Peace, Perfect Peace.
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Have you ever paid a visit to Lindisfarne, or Holy Island as it is often called, which is two miles off the Northumberland coast? This tiny island of only two square miles was the place where St Aiden landed in A.D. 635 and established a priory, from which he brought Christianity to northern England. In the grounds of the priory there is also a statue of St Cuthbert
and his ghost is said to haunt the priory late at night. Coming from Hartlepool on the north east coast myself, as a teenager I visited the island on several occasions and was always aware of a special atmosphere of peace. One of the reasons for this is that the island had no access for boats, but it is joined to the mainland by a causeway on which a road was built. This causeway is entirely covered at high tide and so any visitors need to leave before hand, or they will be stranded on the island until the next tide. After the tourists have all gone and the island is once again cut off, Lindisfarne becomes a rugged tranquil spot, much sought after by bird watchers and those seeking peace and solitude. Unfortunately, I have just looked Lindisfarne up on the internet and since I visited some 50 years ago, things have changed dramatically and they now have hotels a visitor centre and other tourist attractions, which I think takes away some of the unspoilt rugged charm of the place I well remember, but money talks and itís all about making a profit on your investment these days and as we are always being told ďThis is progress isnít it?Ē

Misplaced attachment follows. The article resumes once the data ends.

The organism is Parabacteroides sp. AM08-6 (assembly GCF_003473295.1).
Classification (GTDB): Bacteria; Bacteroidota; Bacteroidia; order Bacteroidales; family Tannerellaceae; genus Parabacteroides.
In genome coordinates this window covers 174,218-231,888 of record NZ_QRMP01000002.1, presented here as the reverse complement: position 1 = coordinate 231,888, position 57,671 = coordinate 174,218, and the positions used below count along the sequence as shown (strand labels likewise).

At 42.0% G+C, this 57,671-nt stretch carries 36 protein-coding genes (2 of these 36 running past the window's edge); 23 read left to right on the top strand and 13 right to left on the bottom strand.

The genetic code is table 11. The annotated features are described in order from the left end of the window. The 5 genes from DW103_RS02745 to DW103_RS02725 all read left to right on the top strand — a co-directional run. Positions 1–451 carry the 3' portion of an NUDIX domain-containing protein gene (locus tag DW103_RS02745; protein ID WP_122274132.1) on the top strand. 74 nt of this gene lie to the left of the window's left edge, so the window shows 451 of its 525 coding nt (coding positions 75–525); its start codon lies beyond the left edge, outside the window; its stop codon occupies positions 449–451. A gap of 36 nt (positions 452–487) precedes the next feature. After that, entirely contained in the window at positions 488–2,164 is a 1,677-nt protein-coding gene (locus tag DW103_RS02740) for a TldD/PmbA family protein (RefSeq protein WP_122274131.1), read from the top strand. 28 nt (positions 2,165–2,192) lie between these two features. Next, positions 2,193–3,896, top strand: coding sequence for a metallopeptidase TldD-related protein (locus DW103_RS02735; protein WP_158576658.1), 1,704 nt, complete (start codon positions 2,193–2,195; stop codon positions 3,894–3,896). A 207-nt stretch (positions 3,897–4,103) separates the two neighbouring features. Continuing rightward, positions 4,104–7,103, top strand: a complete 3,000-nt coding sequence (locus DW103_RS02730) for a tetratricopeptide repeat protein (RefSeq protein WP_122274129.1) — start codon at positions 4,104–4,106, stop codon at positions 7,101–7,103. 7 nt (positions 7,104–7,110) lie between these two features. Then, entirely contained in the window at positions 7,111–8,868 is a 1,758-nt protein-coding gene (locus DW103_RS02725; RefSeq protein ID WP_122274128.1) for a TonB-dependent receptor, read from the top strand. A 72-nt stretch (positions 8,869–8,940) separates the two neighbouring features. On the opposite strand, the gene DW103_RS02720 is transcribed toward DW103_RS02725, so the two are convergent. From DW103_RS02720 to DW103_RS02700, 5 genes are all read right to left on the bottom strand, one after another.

In this hectic world in which we live, we all need some peace and solitude in our daily lives, yet we donít always have to travel great distances to achieve this. We may find it whilst sitting in our own garden, walking in the countryside, or spending a few minutes in silent prayer before or after Mass. Iím sure if we tried, we could all find our own special place of quietness, thatís probably just around the corner waiting to be discovered.
ďUntil we calm down and become still, we wonít be able to hear ourselves.
Listening requires silence and our being very still for a moment.Ē
Published Fri 12th Sep 2014 11:12:24